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David Bowie released 27 albums in his glittering rockstar career, but how did he climb his way to the top?
Bowie was born David Robert Jones in 1947, between Stockwell and Brixton. His father introduced him to the rock'n'roll of Elvis Presley and Little Richard at the age of nine, and upon hearing 'Tutti Frutti' Bowie claimed that he heard God. In 1962, at the age of 15, Bowie got into a fist fight with friend George Underwood, which left him with a permanently dilated pupil in the left eye. Bowie left school at 16 and his first EP 'Liza Jane', by Davie Jones and the King Bees, was released at 17.
'Liza Jane' had little impact on the charts and Bowie joined many more anticlimactic bands in the elusive search for fame and success. People continually confused him with Davy Jones of The Monkees, and therefore he changed his stage name to David Bowie in the mid 60s, after the American frontiersman Jim Bowie and his knife. Disillusioned with his musical progress, he began studying mime under Lindsay Kemp's tuition at Sadler's Wells, where he formed a fascination with the creation of personae.
Bowie scraped a living doing ads and other piecemeal work until the release of 'Space Oddity' on the 11th July 1969. Released five days before the Apollo 11 space mission, the single went to No.5 on the UK charts and was Bowie's breakthrough. He began wearing a dress and flirting with androgyny to promote rockier 1970 album 'The Man Who Sold The World', which lead to a US pedestrian drawing a gun on him and telling Bowie to "kiss his ass". David Bowie had arrived.
During his US tour, Bowie conceived of a character that would be an amalgamation of Iggy Pop and Lou Reed's music. Upon his return to England he announced his intention for a persona "who looks like he's landed from Mars". 'Hunky Dory' was released in 1971, including the soaring epic ballad 'Life on Mars', building upon the themes of the stars and universe he'd created in his 'Space Oddity' days. Alas, despite its enduring legacy, it wasn't a commercial success upon release. Cue Ziggy Stardust.
Ziggy, of course, never fell but only rose. Bowie premiered his creation in the Toby Jug pub of Tolworth in 1972, in an elaborate stage show. Word spread like brushfire and crowds flocked to catch the new star as he toured the UK. Lead single from the supporting album 'Ziggy Stardust' was the anthemic 'Starman', for which he gave an unforgettable performance on Top of the Pops. Soon Bowie was at the top of the charts, where he belonged.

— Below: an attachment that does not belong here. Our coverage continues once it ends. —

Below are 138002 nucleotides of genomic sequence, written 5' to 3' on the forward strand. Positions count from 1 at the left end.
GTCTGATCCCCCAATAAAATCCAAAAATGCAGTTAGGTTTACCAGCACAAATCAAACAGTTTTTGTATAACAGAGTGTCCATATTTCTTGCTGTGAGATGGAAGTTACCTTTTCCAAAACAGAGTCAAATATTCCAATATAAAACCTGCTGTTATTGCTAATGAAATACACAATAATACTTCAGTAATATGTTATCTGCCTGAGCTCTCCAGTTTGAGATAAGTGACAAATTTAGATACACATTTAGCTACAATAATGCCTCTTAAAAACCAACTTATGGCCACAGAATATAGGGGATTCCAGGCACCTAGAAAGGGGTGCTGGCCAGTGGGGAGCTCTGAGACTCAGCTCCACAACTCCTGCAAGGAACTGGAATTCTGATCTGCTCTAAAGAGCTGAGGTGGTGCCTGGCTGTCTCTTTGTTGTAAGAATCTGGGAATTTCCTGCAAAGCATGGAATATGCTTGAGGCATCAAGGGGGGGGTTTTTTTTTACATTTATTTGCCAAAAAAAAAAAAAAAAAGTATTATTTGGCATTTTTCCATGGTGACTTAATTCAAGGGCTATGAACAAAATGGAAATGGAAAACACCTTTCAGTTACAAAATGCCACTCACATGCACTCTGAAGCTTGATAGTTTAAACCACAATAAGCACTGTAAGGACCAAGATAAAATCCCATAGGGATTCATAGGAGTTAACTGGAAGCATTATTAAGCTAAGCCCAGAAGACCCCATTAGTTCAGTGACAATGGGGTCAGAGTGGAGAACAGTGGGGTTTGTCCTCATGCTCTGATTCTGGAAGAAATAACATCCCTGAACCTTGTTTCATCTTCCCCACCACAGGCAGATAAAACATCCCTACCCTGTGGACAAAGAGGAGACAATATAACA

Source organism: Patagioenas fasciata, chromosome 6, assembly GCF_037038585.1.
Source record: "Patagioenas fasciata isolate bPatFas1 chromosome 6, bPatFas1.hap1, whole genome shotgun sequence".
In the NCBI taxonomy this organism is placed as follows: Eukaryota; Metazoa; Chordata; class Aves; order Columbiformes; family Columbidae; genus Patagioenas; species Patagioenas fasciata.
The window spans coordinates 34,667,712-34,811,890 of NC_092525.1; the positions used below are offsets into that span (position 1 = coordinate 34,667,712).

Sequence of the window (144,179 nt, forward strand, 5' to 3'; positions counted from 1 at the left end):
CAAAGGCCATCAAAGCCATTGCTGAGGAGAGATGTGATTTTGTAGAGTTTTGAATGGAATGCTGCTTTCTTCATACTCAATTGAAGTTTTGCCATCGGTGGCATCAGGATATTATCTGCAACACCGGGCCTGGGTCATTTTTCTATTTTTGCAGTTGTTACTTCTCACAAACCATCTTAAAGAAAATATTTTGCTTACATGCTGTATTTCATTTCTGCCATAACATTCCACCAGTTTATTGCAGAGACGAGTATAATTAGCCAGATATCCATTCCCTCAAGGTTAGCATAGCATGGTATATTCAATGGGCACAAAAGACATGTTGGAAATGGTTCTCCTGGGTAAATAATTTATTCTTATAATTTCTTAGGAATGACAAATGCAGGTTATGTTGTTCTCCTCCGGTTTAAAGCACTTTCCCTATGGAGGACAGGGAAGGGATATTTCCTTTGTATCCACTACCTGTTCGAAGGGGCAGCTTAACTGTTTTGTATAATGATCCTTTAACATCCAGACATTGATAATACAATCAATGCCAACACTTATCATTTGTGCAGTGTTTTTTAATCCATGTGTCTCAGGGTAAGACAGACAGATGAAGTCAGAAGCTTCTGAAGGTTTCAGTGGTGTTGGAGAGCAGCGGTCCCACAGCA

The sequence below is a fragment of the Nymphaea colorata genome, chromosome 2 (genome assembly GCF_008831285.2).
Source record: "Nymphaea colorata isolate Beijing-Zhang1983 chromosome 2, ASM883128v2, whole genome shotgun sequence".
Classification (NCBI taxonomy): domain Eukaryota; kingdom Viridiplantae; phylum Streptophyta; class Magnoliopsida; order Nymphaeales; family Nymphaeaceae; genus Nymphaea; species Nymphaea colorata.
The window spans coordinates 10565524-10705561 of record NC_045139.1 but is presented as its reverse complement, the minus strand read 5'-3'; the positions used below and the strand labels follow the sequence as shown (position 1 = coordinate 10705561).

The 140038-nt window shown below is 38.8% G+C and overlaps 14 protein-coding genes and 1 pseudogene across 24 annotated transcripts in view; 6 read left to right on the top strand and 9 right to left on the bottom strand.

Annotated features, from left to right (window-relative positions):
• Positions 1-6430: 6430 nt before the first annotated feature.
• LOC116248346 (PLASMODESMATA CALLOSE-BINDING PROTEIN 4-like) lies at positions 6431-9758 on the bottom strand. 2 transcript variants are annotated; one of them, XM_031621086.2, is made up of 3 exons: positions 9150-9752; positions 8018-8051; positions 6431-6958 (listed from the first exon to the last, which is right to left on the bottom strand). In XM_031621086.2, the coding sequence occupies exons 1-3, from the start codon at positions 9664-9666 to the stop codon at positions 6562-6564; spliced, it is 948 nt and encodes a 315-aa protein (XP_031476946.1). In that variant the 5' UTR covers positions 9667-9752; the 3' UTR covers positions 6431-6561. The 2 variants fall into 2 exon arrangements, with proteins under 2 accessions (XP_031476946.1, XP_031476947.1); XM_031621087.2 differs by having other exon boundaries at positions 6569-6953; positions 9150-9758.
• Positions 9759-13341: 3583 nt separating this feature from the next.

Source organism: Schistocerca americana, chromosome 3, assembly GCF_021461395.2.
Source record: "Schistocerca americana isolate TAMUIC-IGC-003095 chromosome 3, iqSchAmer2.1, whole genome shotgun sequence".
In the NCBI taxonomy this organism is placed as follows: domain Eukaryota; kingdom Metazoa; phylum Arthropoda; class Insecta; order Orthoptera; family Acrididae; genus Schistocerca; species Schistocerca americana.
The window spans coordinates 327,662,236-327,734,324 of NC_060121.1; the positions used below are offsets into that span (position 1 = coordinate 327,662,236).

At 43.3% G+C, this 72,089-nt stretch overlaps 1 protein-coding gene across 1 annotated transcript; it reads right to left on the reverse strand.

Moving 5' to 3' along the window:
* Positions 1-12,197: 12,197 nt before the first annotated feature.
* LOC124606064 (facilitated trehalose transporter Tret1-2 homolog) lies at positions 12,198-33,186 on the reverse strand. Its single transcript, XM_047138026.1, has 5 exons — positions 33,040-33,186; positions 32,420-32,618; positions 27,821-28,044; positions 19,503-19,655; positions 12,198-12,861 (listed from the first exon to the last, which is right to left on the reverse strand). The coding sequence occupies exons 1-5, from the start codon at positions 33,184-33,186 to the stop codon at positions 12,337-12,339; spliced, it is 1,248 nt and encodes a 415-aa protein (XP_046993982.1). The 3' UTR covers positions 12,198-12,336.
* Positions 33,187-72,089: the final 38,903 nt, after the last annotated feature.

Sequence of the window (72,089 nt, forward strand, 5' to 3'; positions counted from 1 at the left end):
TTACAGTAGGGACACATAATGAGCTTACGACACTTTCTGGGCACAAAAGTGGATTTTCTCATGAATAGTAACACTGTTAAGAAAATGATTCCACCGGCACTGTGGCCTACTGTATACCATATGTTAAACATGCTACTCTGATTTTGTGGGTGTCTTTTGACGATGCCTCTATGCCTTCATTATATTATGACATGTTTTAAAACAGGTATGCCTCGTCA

Bowie's peacock-esque outfits and glam rock sensibility were cult-inducing, and ultra-theatrical stage shows laced with scandal - such as when he simulated oral sex on his guitarist - sold out venues. But there was a toll. "[Ziggy] wouldn't leave me alone for years," said Bowie. "That was when it all started to go sour. My whole personality was affected. It became very dangerous. I really did have doubts about my sanity." This lead to the shock killing off of Ziggy live onstage in 1973.
In 1974 Bowie moved to the US, first to New York and then to LA. 'Diamond Dogs', a concept album setting 1984 to music, was the result of his recording sessions on the new continent and proved a hit both sides of the Atlantic. A lavish tour was arranged, but coincided with Bowie's increasing cocaine use and emaciation. He broke in Philadelphia to record the plastic soul of 'Young Americans', giving him his first US No.1, 'Fame'. When 'Space Oddity' was rereleased in the UK, it too went to No.1.
Following extensive legal wranglings and the firing and hiring of a succession of ineffective managers, Bowie emerged in 1976 with a new album 'Station to Station' and new persona, the Thin White Duke. 'Station to Station' produced hits Wild is the Wind and TVC15, and the Thin White Duke was an extension of Bowie's portrayal in film The Man Who Fell To Earth. But his cocaine addiction was ravaging his thoughts. He became obsessed with fascism, and was photographed giving an alleged Nazi salute.
Bowie needed to clean up for both his physical and mental health. He bought a chalet in Switzerland and gradually decreased his drug use, whilst drawing art, before moving to West Berlin. He would later say that during the Thin White Duke years he was 'deranged, out of his mind'. In Berlin, Bowie recorded two of his most critically acclaimed albums, 'Low' and 'Heroes'. 'Heroes' was inspired by a chance glimpse of two lovers leaning against the Berlin wall. The third in the triptych was 'Lodger.
Post-Berlin Bowie returned to his pop roots, ushering in the New Romantic era with worldwide No.1 'Ashes to Ashes' and album 'Scary Monsters (and Super Creeps)'. This popularity would boost even further in 1983 with the release of 'Let's Dance', co-produced by Niles Rodger of Chic.
Following a brief experimentation releasing music under the rock group Tin Machine, Bowie went back to releasing solo work with all albums making into the UK Top 10. His twenty-fifth and final studio album 'Blackstar' was released on January 8th 2016 (Bowie's birthday) and two days before his death. Throughout his career, he sold an estimated 140m records worldwide. Here's to an absolute legend.